F has had no rest since the attacks began over 2 weeks ago.
She only sporadically sends me text message updates. Earlier, she was strong, determined: “Hi, how r u? We r fine, take care of urself.We’ll stand up until death. Kisses.” Yesterday: “Hi, I’ve missed you a lot. I wish that you are okay, and wish to return back to our home. I’m dying. My thoughts and feelings are in Jabaliya.We love you,” she ends. When I spoke with her tonight, our thoughts were both on her father-in-law, who stayed behind, already a refugee and unwilling to again be forced out of his home, and on the dead, on reports of more dead friends and neighbours.
H looked very tired when I saw him days ago. Tired and somewhat gaunt.As we talked, he frequently apologized, saying he’d forgotten what he wanted to say, lost his train of thought.“I can’t think clearly,” he admitted, embarrassed.We were talking about the situation.Everyone is dealing with the deaths, the wounded, and the terror of this crisis how they can, but for so many its more than the psychological terror and very real threat to their lives.It’s not knowing where or how family members are, or mourning the dead, or mourning the un-retrievable bodies of the dead.
I saw Abed, his younger brother, a while later.He smiled, without his usual mischievous twinkle.He was carrying a plastic bag filled with what seemed to be a change of clothes.
None of us knows if H’s father, Abu N, is alive.None of us can reach him –the area has been taken over by Israeli soldiers, completely unapproachable, since the land invasion began.The family has stayed there through past Israeli army invasions, and knows how houses are occupied, sniper positions taken in the highest rooms.But they left this time, because this time the land invasion had been preceded by an unimaginable dumping of missiles, which indeed succeeded in running people out of their homes.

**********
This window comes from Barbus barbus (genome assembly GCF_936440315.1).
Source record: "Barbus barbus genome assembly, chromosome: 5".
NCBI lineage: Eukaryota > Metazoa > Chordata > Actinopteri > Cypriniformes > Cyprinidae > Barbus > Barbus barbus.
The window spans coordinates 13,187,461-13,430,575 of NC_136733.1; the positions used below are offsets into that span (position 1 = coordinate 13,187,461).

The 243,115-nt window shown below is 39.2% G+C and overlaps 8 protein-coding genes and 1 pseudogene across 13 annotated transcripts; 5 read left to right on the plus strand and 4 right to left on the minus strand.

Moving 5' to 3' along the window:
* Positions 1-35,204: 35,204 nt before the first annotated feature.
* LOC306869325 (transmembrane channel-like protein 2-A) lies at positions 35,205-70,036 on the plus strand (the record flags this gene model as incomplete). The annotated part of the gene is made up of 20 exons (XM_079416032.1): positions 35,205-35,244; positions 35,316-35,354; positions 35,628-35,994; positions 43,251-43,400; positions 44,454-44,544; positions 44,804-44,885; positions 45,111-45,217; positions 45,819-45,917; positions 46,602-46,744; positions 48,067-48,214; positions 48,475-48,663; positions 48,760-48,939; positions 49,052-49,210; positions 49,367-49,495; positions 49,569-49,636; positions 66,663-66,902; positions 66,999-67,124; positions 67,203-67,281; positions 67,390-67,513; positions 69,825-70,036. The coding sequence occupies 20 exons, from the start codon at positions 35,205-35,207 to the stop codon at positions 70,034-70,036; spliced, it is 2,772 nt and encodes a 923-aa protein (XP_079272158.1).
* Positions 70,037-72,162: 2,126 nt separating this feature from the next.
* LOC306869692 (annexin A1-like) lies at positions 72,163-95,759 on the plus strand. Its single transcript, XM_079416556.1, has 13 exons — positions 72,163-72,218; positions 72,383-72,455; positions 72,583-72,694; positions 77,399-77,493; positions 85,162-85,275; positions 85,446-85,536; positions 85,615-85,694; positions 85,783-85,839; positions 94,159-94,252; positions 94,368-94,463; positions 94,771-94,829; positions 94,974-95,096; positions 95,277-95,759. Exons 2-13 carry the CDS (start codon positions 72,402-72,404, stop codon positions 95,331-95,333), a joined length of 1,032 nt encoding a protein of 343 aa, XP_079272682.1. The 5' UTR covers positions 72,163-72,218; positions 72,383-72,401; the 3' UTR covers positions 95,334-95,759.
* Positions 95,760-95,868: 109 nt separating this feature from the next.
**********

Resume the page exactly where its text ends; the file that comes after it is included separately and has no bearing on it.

Abu N stayed, though.He’d already been forcibly moved from his birthplace, near what is now Ashkelon, when Israel was created.
I’d been worried some days earlier when, having just left F’s house, Sharon and I heard an explosion and saw the rise of black smoke from F’s area. It was too close, as were the many missiles that followed.
At 4 am January 3rd, shortly after I was shaken by the missile which landed somewhere close by, F texted me: “They shot a bomb outside our house.The glass…” she didn’t finish, but she didn’t have to. I was with the Red Crescent en route to the just-bombed American high school, in Beit Lahia, when I reached her on the phone.“We don’t know where it landed,” she whispers frantically. “Maybe it’s outside the door.We’re scared.” And they had reason to be, as every night until then, and often during the day, she told me of the missiles which had landed out front, to the side, behind the house.
I saw her the morning that the land invasion began, with her family, carrying what bags they could, in tears.
I didn’t expect them to leave: they’d been so resolute about sticking it out, as they had in past invasions.But this assault is different than past ones.Everyone tells me.And so they chose to leave, to hope that the family they went to stay with would be in a safer area.
After looking at the newest damage around F’s house, I spoke with neighbours.They, like her father-in-law, were staying. “Where would we go?” they asked, the question particularly significant since a UN school sheltering many who had fled was bombed. They stayed. As did Abu Nasser’s brother. He told me about his house: “I only built this 2 years ago,” gesturing around the house.“How am I supposed to afford to build a new one?”He expected to be bombed, but again, where to go?In Gaza, small Gaza, one can run around in circles (although now one cannot run from North to South –the road is cut by the presence of Israeli troops –and one doesn’t run in the dark –an invitation to the drones supervising from above.) but one can’t escape the bombs, anywhere.
The area in question, where Abu Nasser, and neighbours, potentially may still be, has been occupied and is thought to be the area of some of the worst massacres in this war on Gaza.Three older men and women who managed to escape two days ago told me of their torment, mild in comparison to that of the Samouni family in Zaitoun, or the unknown victims in the northwest. They were kept for 3 days, locked at gunpoint in their home, and at some point either before or during trying to get away, were shot at.One older woman showed her shot wrist, shin and punched face, and spoke of her assassinated husband, shot dead.
The latest news to come out of the area was of Abed Rabbo’s family, at least 8 killed, 10 injured by Israeli soldiers, in eastern Jabaliya.
*Abu Nasser, not leaving one of the hardest hit areas